November 18, 2013

Robbie Cano, meet Albert Pujols; introduce your agents, too

It's becoming more and more clear that Robinson Cano, the Yankees' Division 1-AA star, is NOT going to get $300 million in his next contract, not from the Yankees and not from nobody else. Why would his agent be making carefully parsed noise like this if the case were otherwise?
While no teams have publicly emerged for Cano, his agent, Brodie Van Wagenen, continues to say that it would be silly to believe there's no interest in a player of Cano's magnitude.
There's a lot of difference between "no interest" and "less than $300M difference," and Wagenen knows that well.

Why did I make the Albert Pujols and agents comments in the header?

First, Pujols' 10-year length on his contract surely has scared off other teams from similar ideas with Cano, first. Second, I suspect that Van Wagenen, like Pujols' agent, Dan Lozano, was hoping to get his name in the American Sports Agents Book of Records with a new record new contract for a player. (And, when I first wrote this, I forgot that the ultimate mogul here is Jay Z.)

Well, Lozano couldn't pass Alex Rodriguez (and Scott Boras) and neither will you two.

And, ESPN's story on the latest Yankees response makes clear that that's part of what's at stake for Van Wagenen and Jay Z: bumping aside Boras.

Calling Cano "the next Michael Jordan" as part of that is simply laughable. Plus, as the story notes, the Yankees made Derek Jeter "drink the reality potion" a few years back. Cano & Company will be drinking that potion, whether with the Yankees or somebody else.

Next, why did I make the "Division 1-AA" comment?

Because Cano isn't at the level of those players. He's not the next Jordan, nor is he the next Pujols or A-Rod.

Steroids or whatever, as late as 2008, at the age of 32, A-Rod had an OPS+ of 150. Pujols had a 173 at the age of 30, followed by 148 at 31. No steroids involved, to the best of our knowledge.

Now, let's note this fact:

Cano has NEVER had an OPS+ of 150. Never. Period. End of story. Maybe he's 1-A, but, he's not part of the BCS mix, to continue that analogy.

OK, since he's won multiple Gold Gloves, let's compare the three on WAR and WAA, then.

Cano's best? A 8.5 WAR, 6.0 WAA in 2012. Pujols had a 9.7/7.6 in 2009. (And won two Gold Gloves.)  A-Rod had a 10.3/8.1 in 2000. (And won two Gold Gloves also.)

I think, even in today's baseball salary world, anything above $25M is an overpay, as is more than 7 years. So, Cano and Van Wagenen, if you want 7/$180M, you might get that. But, more? Not a chance. Certainly, not a chance for 7/$200M, which closely approaches the $30M/year mark.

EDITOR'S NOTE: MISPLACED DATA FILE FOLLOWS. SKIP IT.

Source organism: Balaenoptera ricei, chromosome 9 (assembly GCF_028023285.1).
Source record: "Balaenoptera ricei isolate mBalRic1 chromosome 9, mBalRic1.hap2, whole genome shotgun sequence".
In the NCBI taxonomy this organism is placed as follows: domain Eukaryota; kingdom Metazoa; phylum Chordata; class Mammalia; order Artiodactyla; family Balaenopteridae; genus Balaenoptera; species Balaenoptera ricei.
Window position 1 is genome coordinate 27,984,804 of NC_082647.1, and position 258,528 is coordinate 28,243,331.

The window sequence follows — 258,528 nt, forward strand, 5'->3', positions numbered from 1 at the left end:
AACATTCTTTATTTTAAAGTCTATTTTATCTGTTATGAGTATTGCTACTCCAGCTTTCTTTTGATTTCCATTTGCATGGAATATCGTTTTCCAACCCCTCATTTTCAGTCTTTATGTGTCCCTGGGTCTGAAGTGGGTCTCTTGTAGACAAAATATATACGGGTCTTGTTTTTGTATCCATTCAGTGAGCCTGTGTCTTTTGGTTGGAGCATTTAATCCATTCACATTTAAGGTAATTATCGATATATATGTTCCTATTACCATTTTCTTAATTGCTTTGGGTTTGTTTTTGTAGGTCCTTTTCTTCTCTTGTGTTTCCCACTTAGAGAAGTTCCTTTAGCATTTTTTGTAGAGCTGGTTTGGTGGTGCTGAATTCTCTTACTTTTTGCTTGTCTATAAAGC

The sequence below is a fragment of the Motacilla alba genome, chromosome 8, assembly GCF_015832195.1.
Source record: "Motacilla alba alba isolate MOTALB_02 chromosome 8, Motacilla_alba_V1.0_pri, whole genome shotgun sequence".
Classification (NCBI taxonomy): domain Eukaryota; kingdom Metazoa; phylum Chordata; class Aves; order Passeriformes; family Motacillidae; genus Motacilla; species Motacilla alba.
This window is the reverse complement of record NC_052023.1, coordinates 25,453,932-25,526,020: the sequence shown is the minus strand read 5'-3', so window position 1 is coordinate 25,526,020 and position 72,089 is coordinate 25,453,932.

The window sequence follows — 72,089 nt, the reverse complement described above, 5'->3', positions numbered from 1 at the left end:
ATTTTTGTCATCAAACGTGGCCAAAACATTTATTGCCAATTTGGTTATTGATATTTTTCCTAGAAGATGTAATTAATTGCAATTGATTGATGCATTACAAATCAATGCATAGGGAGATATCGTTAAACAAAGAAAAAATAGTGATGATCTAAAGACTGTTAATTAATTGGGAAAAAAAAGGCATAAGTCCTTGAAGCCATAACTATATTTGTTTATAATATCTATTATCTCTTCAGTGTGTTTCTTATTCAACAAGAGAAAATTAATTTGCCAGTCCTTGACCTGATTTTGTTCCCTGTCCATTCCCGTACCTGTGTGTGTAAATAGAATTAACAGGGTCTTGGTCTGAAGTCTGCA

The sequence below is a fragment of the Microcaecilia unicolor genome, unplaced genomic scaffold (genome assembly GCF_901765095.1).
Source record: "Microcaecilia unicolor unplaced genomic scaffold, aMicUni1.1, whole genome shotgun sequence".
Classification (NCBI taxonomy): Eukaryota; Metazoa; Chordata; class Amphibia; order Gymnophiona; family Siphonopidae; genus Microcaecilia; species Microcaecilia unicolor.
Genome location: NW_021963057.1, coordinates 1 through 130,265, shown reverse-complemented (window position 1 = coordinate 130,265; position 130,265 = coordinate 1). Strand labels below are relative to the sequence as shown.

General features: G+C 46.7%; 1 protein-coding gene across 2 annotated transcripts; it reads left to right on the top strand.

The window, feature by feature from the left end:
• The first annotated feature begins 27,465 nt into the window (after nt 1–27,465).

Because, you, Robbie, aren't worth it. Even if you're a bit of a late peaker, I still don't expect you to every break 150 on the OPS+, nor get any better on fielding range. And, if your agent's in this for head games, I'd find another one, and quickly. The one-year tender system has been a way for owners and GMs, if not those of the Arte Moreno ilk, to exercise a modicum of enforced self-control by mutually assured undercutting with those compensatory draft picks.

And, that's the deal. The more you pay for a free agent with a tender offer, the more burden to perform you face.

You see, you and your agent aren't only facing Pujols and his injuries, you're facing tender-forfeited draft choice Michael Wacha. Maybe owners aren't thinking quite so much about that, but at least a few GMs surely are. If you deteriorate like a cheap suit at a post-George Zimmer Men's Wearhouse, a GM comes under fire for your overpay. If you deteriorate like that and the Yanks get the next Michael Wacha in return, for pennies on the dollar, said GM is really in trouble.

Beyond that, where's the market for Cano? The Dodgers already signed Cuban defector Alexander Guerrero. Boston has Dustin Pedroia. The Angels don't have the money. Neither do the Phils, who anyway have Chase Utley through 2018 if he hits vesting option targets.

The Cubs are the only other team with this type of money floating around, with the exception of the Astros if they put a crowbar in their wallet, and there's been no serious buzz about you going to either place. Besides, the Astros have Jose Altuve as one of their less bad, more promise, cheap young players.

And, if the Yankees are thinking about signing Stephen Drew and trying him at second, according to some rumors, or doing that with Jhonny Peralta, if he's not replacing a suspended A-Rod, or moving the re-signed Brendan Ryan there on days he's not spelling Jeter, the Yankees sure aren't overpaying.

Of course, a Yankee signing of either of those first two affects the Cardinals' SS plans.

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